JAKARTA - Indonesia and India agreed to step up cooperation in a broad range of areas, particularly in defence and trade, following a meeting between President Joko Widodo and Prime Minister Narendra Modi on Wednesday (May 30).
Mr Joko said that, in defence, both leaders reached agreement to advance maritime cooperation, particularly in the context of the Indo-Pacific strategy.
They also agreed to develop infrastructure and enhance connectivity, especially in Sabang Island, Indonesia's westernmost territory, and India's Andaman Islands, as well as carry out joint manufacturing of products in the defence industry, including a water cannon that both countries were developing.
The Indo-Pacific strategy refers to an emerging alliance between India, the United States, Australia and Japan which some have interpreted as as a means to contain China.
Maritime cooperation between Indonesia and India have so far been through naval exercises and patrolling between the Andaman Sea and Malacca Strait.
"We agree to step up our strategic partnership to comprehensive strategic partnership and, with that, bilateral relations between Indonesia and India will become stronger and better," said Mr Joko in a joint statement with Mr Modi at the Merdeka Palace in Jakarta.
"This steady relationship will not only benefit citizens of both countries, but also the stability and welfare in the region."
Turning to trade issues, Mr Joko said that Indonesia had requested India to address the issue of high import duty on palm oil.
Indonesia is the world's top palm oil producer and India is now its largest buyer of the commodity which is used widely in a number of products from cooking oil, soaps to biofuel.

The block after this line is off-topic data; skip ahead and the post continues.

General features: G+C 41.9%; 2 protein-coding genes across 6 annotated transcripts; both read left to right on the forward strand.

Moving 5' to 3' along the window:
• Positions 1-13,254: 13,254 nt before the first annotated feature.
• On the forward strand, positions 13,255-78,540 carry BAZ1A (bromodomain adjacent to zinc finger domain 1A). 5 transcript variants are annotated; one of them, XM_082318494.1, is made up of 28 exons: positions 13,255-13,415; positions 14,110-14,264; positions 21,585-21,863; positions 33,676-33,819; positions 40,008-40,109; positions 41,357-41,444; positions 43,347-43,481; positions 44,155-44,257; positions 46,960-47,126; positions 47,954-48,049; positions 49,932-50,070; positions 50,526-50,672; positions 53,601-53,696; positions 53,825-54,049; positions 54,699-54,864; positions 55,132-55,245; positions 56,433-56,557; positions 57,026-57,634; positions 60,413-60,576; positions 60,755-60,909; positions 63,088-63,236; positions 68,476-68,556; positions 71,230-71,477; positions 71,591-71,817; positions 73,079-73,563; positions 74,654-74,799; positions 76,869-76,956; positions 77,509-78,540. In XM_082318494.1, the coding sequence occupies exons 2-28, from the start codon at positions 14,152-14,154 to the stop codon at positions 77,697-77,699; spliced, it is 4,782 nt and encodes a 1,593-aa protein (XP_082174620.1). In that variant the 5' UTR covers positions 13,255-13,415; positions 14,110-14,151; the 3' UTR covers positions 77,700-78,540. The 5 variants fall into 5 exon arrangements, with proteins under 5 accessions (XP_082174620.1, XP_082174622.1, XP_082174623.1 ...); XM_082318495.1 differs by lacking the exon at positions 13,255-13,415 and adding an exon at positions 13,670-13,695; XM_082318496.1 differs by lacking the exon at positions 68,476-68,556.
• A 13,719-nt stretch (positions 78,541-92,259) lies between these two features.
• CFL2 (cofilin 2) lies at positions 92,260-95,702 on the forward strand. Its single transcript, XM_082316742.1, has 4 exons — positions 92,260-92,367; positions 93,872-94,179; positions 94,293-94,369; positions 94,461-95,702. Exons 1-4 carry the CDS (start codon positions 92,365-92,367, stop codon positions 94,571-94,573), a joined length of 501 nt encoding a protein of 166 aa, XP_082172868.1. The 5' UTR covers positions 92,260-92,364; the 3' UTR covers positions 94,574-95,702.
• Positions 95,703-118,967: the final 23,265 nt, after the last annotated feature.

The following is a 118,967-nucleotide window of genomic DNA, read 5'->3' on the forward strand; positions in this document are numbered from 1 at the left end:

Indonesia is also expecting more Indian investments for its infrastructure building programme, including in seaports and airports, and the pharmaceutical industry, said Mr Joko. .
Both leaders on Wednesday witnessed the signing of nine agreements in the area of defence, infrastructure, pharmaceutical, health and science and technology.
Indonesia’s Foreign Minister Retno Marsudi said that Indonesia and India have renewed an agreement on defence which expired a few years ago.
The future cooperation would include regular dialogue and consultations, education and training, joint exercises, collaboration in science and technology, and humanitarian aid.
Both countries will start this year the commercial production of 300 water cannons by Indonesia’s state-owned weapon manufacturer PT Pindad and India’s automotive company Tata Motors.
“We develop this product not only for the domestic market, but also for the regional market,” she said.
The collaboration of other defence products will follow in the future, she added.
Mr Modi, who is on his first-ever official visit to Indonesia, underlined that both countries, as strategic partners, had similar interests to ensure maritime security and maintain their strategic position in the Indo-Pacific region as well as guarantee economic development in the area.